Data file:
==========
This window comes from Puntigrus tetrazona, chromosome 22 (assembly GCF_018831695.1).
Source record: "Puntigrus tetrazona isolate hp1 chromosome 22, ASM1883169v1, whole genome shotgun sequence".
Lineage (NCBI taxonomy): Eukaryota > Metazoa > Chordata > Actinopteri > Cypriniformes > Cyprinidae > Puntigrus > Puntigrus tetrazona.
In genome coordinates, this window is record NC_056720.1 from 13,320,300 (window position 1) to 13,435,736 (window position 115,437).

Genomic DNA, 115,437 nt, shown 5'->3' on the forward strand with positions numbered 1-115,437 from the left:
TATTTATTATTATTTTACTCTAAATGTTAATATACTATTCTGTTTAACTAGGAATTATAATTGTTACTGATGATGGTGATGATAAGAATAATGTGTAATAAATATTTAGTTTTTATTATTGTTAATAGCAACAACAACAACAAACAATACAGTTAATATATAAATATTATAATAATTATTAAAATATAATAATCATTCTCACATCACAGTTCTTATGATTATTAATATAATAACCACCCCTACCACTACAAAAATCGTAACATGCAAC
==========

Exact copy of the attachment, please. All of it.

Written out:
This window comes from Puntigrus tetrazona, chromosome 22 (assembly GCF_018831695.1).
Source record: "Puntigrus tetrazona isolate hp1 chromosome 22, ASM1883169v1, whole genome shotgun sequence".
Lineage (NCBI taxonomy): Eukaryota > Metazoa > Chordata > Actinopteri > Cypriniformes > Cyprinidae > Puntigrus > Puntigrus tetrazona.
In genome coordinates, this window is record NC_056720.1 from 13,320,300 (window position 1) to 13,435,736 (window position 115,437).

Genomic DNA, 115,437 nt, shown 5'->3' on the forward strand with positions numbered 1-115,437 from the left:
TATTTATTATTATTTTACTCTAAATGTTAATATACTATTCTGTTTAACTAGGAATTATAATTGTTACTGATGATGGTGATGATAAGAATAATGTGTAATAAATATTTAGTTTTTATTATTGTTAATAGCAACAACAACAACAAACAATACAGTTAATATATAAATATTATAATAATTATTAAAATATAATAATCATTCTCACATCACAGTTCTTATGATTATTAATATAATAACCACCCCTACCACTACAAAAATCGTAACATGCAAC